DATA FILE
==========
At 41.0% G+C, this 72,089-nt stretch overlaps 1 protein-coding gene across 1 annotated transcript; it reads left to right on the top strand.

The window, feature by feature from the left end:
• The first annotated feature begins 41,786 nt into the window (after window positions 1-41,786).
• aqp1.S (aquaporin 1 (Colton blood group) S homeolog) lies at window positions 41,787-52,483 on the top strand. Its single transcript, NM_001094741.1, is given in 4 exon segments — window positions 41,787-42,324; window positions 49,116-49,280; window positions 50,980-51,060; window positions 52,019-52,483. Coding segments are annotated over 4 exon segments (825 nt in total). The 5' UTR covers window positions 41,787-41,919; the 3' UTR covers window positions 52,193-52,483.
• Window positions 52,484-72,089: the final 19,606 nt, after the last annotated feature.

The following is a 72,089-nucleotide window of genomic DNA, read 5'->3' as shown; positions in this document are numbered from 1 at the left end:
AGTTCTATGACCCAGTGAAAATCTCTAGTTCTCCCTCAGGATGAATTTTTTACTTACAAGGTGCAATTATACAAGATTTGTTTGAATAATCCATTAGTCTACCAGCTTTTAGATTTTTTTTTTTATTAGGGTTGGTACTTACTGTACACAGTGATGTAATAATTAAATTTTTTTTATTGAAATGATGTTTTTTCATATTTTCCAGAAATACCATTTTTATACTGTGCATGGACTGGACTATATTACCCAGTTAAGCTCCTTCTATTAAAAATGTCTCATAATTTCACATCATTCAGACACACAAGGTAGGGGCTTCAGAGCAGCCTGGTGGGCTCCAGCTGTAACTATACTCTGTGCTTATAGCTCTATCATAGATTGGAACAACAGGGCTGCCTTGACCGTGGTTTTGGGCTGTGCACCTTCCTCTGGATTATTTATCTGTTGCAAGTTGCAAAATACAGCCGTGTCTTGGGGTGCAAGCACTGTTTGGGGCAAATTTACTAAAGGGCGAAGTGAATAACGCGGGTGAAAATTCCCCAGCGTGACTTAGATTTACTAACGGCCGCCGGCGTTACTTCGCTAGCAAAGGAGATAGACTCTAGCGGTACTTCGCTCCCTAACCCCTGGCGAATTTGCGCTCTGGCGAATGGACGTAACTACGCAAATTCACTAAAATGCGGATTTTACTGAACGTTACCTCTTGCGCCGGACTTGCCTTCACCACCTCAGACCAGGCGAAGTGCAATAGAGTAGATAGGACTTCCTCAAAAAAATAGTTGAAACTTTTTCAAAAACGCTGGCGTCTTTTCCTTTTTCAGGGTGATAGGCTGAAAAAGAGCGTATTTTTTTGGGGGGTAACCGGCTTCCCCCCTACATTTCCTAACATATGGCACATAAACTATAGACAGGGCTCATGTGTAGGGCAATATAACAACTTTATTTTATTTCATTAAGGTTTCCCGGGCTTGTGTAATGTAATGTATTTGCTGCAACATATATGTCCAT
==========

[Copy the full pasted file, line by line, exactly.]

At 41.0% G+C, this 72,089-nt stretch overlaps 1 protein-coding gene across 1 annotated transcript; it reads left to right on the top strand.

The window, feature by feature from the left end:
• The first annotated feature begins 41,786 nt into the window (after window positions 1-41,786).
• aqp1.S (aquaporin 1 (Colton blood group) S homeolog) lies at window positions 41,787-52,483 on the top strand. Its single transcript, NM_001094741.1, is given in 4 exon segments — window positions 41,787-42,324; window positions 49,116-49,280; window positions 50,980-51,060; window positions 52,019-52,483. Coding segments are annotated over 4 exon segments (825 nt in total). The 5' UTR covers window positions 41,787-41,919; the 3' UTR covers window positions 52,193-52,483.
• Window positions 52,484-72,089: the final 19,606 nt, after the last annotated feature.

The following is a 72,089-nucleotide window of genomic DNA, read 5'->3' as shown; positions in this document are numbered from 1 at the left end:
AGTTCTATGACCCAGTGAAAATCTCTAGTTCTCCCTCAGGATGAATTTTTTACTTACAAGGTGCAATTATACAAGATTTGTTTGAATAATCCATTAGTCTACCAGCTTTTAGATTTTTTTTTTTATTAGGGTTGGTACTTACTGTACACAGTGATGTAATAATTAAATTTTTTTTATTGAAATGATGTTTTTTCATATTTTCCAGAAATACCATTTTTATACTGTGCATGGACTGGACTATATTACCCAGTTAAGCTCCTTCTATTAAAAATGTCTCATAATTTCACATCATTCAGACACACAAGGTAGGGGCTTCAGAGCAGCCTGGTGGGCTCCAGCTGTAACTATACTCTGTGCTTATAGCTCTATCATAGATTGGAACAACAGGGCTGCCTTGACCGTGGTTTTGGGCTGTGCACCTTCCTCTGGATTATTTATCTGTTGCAAGTTGCAAAATACAGCCGTGTCTTGGGGTGCAAGCACTGTTTGGGGCAAATTTACTAAAGGGCGAAGTGAATAACGCGGGTGAAAATTCCCCAGCGTGACTTAGATTTACTAACGGCCGCCGGCGTTACTTCGCTAGCAAAGGAGATAGACTCTAGCGGTACTTCGCTCCCTAACCCCTGGCGAATTTGCGCTCTGGCGAATGGACGTAACTACGCAAATTCACTAAAATGCGGATTTTACTGAACGTTACCTCTTGCGCCGGACTTGCCTTCACCACCTCAGACCAGGCGAAGTGCAATAGAGTAGATAGGACTTCCTCAAAAAAATAGTTGAAACTTTTTCAAAAACGCTGGCGTCTTTTCCTTTTTCAGGGTGATAGGCTGAAAAAGAGCGTATTTTTTTGGGGGGTAACCGGCTTCCCCCCTACATTTCCTAACATATGGCACATAAACTATAGACAGGGCTCATGTGTAGGGCAATATAACAACTTTATTTTATTTCATTAAGGTTTCCCGGGCTTGTGTAATGTAATGTATTTGCTGCAACATATATGTCCAT